385 the State Board of Education no later than 30 calendar days
386 after receipt of the sponsor’s decision or failure to act and
387 shall notify the sponsor of its appeal. Any response of the
388 sponsor shall be submitted to the State Board of Education
389 within 30 calendar days after notification of the appeal. Upon
390 receipt of notification from the State Board of Education that a
391 charter school applicant is filing an appeal, the Commissioner
392 of Education shall convene a meeting of the Charter School
393 Appeal Commission to study and make recommendations to the State
394 Board of Education regarding its pending decision about the
395 appeal. The commission shall forward its recommendation to the
396 state board no later than 7 calendar days prior to the date on
397 which the appeal is to be heard. The State Board of Education
398 shall by majority vote accept or reject the decision of the
399 sponsor no later than 90 calendar days after an appeal is filed
400 in accordance with State Board of Education rule. The Charter
401 School Appeal Commission may reject an appeal submission for
402 failure to comply with procedural rules governing the appeals
403 process. The rejection shall describe the submission errors. The
404 appellant may have up to 15 calendar days from notice of
405 rejection to resubmit an appeal that meets requirements of State
406 Board of Education rule. An application for appeal submitted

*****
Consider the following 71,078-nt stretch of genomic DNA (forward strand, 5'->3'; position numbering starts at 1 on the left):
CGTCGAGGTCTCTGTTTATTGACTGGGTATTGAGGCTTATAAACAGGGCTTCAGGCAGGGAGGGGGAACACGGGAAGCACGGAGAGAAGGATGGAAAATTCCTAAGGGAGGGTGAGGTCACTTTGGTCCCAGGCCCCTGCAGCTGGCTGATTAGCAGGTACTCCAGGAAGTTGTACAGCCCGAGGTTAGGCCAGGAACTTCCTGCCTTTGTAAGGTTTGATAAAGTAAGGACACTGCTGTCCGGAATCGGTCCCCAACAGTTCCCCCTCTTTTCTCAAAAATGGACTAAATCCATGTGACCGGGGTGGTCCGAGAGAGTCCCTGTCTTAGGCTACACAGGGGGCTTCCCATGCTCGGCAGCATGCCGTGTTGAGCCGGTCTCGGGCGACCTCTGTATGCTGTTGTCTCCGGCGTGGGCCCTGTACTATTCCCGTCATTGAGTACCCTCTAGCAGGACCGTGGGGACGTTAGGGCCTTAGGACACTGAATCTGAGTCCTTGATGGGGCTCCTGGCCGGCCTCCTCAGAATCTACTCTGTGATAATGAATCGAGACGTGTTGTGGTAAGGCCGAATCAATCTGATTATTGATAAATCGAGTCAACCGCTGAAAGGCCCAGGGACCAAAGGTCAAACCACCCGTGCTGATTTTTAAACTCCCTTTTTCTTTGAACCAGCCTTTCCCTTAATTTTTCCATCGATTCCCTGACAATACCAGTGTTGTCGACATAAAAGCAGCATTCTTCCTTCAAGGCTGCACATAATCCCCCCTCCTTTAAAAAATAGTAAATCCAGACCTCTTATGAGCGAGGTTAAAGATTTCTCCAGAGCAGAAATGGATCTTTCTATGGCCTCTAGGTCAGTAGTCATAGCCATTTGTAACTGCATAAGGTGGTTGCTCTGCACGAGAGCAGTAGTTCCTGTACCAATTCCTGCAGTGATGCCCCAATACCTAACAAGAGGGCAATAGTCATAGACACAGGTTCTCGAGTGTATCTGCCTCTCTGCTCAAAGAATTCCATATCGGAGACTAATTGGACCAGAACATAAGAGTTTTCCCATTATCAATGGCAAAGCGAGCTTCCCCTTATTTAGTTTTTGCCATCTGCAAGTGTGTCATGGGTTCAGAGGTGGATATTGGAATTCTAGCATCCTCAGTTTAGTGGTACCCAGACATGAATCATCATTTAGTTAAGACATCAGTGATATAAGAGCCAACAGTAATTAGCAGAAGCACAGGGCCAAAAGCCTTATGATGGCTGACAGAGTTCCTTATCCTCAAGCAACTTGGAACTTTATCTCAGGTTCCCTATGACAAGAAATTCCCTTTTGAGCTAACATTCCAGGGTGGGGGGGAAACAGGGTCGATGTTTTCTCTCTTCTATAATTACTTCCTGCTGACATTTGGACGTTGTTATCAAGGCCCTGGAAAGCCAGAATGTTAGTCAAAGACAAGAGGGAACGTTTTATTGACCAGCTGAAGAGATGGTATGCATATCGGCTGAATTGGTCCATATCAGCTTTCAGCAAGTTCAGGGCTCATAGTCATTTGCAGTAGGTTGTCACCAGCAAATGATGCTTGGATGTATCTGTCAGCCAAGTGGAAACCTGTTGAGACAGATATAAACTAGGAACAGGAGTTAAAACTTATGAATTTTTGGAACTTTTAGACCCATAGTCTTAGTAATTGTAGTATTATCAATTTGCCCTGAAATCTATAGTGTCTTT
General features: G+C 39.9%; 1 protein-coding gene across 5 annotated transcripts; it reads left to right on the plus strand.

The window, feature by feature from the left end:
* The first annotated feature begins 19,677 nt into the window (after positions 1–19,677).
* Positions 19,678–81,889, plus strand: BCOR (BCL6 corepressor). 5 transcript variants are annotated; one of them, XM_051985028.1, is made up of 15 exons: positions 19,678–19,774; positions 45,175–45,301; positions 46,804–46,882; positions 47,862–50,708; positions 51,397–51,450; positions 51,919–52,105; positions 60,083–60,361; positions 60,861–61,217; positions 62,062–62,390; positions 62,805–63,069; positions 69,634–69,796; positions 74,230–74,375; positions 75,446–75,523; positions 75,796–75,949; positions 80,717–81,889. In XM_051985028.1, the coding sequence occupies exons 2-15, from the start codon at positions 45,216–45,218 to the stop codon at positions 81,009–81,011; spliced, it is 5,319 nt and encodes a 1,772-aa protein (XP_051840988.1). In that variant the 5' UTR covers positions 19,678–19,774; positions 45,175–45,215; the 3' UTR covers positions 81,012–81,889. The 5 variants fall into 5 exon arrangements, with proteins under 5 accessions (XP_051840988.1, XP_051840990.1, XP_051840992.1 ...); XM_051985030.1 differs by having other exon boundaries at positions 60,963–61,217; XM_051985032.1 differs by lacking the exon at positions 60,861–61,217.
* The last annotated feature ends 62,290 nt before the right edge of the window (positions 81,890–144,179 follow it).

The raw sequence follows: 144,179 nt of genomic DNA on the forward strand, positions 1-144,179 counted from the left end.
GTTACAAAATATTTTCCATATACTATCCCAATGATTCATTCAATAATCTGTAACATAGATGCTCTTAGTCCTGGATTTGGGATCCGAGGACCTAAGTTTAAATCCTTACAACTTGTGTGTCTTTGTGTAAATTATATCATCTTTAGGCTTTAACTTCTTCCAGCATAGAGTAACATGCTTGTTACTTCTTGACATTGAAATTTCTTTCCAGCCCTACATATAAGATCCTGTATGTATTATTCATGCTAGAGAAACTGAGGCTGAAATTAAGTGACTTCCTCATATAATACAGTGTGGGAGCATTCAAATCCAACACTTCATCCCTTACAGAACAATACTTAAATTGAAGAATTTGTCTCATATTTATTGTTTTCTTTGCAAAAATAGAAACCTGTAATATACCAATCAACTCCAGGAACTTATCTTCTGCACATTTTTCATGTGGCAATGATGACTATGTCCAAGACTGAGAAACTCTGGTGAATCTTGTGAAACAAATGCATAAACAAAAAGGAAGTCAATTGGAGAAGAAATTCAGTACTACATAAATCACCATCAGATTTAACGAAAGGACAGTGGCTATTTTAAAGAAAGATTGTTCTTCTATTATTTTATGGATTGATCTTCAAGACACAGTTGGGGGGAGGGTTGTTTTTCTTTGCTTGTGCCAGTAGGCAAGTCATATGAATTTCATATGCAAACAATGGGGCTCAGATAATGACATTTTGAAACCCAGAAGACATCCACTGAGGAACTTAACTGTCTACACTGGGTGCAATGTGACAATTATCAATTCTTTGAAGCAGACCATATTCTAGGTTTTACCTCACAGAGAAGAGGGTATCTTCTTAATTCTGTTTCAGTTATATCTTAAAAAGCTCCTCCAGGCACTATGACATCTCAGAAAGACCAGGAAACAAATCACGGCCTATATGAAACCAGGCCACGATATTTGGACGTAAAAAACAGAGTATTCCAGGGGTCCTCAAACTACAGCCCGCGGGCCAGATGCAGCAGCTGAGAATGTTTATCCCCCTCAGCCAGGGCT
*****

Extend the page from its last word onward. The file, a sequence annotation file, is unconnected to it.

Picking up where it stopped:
407 subsequent to such rejection shall be considered timely if the
408 original appeal was filed within 30 calendar days after receipt
409 of notice of the specific reasons for the sponsor’s denial of
410 the charter application. The State Board of Education shall
411 remand the application to the sponsor with its written decision
412 that the sponsor approve or deny the application. The sponsor
413 shall implement the decision of the State Board of Education.
414 The decision of the State Board of Education is not subject to
415 the provisions of the Administrative Procedure Act, chapter 120.
416 (e) (d) The sponsor shall act upon the decision of the State
417 Board of Education within 30 calendar days after it is received.
418 The State Board of Education’s decision is a final action
419 subject to judicial review in the district court of appeal.
420 (f) (e)1. A Charter School Appeal Commission is established
421 to assist the commissioner and the State Board of Education with
422 a fair and impartial review of appeals by applicants whose
423 charter applications have been denied, whose charter contracts
424 have not been renewed, or whose charter contracts have been
425 terminated by their sponsors.
426 2. The Charter School Appeal Commission may receive copies
427 of the appeal documents forwarded to the State Board of